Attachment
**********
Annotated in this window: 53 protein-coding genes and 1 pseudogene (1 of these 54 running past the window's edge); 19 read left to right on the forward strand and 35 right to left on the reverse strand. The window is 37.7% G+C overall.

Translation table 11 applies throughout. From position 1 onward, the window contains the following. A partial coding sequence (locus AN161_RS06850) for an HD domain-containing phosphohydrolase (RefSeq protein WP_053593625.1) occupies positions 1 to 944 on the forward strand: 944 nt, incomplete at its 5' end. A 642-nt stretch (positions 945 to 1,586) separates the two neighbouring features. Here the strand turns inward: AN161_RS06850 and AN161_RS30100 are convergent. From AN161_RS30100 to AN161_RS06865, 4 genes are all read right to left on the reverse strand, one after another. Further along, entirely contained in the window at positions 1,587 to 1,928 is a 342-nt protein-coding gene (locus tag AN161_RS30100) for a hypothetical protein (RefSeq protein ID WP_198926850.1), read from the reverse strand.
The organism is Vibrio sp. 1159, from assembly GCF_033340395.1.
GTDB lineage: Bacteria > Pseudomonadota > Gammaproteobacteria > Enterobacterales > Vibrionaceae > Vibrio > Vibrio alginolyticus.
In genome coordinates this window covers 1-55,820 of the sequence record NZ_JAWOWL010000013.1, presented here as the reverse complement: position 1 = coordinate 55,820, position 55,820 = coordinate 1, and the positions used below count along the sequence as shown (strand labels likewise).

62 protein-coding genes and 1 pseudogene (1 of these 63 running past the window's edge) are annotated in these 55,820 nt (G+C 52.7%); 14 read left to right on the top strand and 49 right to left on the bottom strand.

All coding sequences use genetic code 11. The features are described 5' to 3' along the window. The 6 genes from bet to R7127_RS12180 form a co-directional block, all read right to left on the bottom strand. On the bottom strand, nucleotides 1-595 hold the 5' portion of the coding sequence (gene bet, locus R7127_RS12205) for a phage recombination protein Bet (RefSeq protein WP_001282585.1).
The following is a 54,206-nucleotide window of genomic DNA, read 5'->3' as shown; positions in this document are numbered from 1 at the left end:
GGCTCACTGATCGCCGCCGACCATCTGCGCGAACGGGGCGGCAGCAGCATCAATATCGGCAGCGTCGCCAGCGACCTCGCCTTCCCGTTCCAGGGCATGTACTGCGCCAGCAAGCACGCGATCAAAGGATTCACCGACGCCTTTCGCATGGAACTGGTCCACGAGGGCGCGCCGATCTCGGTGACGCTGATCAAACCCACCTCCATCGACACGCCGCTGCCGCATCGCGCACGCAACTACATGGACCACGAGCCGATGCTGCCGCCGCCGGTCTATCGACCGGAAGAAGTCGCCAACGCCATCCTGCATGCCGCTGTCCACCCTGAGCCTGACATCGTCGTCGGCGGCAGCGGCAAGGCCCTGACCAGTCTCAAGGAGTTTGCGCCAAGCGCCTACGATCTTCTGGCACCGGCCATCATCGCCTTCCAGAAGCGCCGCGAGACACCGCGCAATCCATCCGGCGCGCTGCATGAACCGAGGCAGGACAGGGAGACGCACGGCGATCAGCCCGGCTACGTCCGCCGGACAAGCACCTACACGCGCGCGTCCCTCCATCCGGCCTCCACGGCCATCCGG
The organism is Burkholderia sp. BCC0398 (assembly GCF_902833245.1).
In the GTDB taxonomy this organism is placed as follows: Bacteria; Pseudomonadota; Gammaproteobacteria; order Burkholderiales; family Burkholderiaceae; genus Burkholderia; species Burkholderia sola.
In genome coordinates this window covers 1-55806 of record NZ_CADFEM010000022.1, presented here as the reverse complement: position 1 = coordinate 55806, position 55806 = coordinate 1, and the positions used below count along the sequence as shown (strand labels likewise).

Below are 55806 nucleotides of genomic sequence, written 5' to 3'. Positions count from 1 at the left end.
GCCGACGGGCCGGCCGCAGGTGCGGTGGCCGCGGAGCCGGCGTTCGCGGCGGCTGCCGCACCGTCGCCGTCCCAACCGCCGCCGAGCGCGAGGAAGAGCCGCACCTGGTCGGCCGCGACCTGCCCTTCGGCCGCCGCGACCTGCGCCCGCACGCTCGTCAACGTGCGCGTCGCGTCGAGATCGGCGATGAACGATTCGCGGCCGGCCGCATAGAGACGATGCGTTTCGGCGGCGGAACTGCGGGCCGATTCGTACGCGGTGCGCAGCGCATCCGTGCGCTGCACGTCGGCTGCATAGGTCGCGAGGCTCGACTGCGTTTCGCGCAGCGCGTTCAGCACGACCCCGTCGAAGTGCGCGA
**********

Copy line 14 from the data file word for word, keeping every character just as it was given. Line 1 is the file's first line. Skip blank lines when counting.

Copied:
GCCGACGGGCCGGCCGCAGGTGCGGTGGCCGCGGAGCCGGCGTTCGCGGCGGCTGCCGCACCGTCGCCGTCCCAACCGCCGCCGAGCGCGAGGAAGAGCCGCACCTGGTCGGCCGCGACCTGCCCTTCGGCCGCCGCGACCTGCGCCCGCACGCTCGTCAACGTGCGCGTCGCGTCGAGATCGGCGATGAACGATTCGCGGCCGGCCGCATAGAGACGATGCGTTTCGGCGGCGGAACTGCGGGCCGATTCGTACGCGGTGCGCAGCGCATCCGTGCGCTGCACGTCGGCTGCATAGGTCGCGAGGCTCGACTGCGTTTCGCGCAGCGCGTTCAGCACGACCCCGTCGAAGTGCGCGA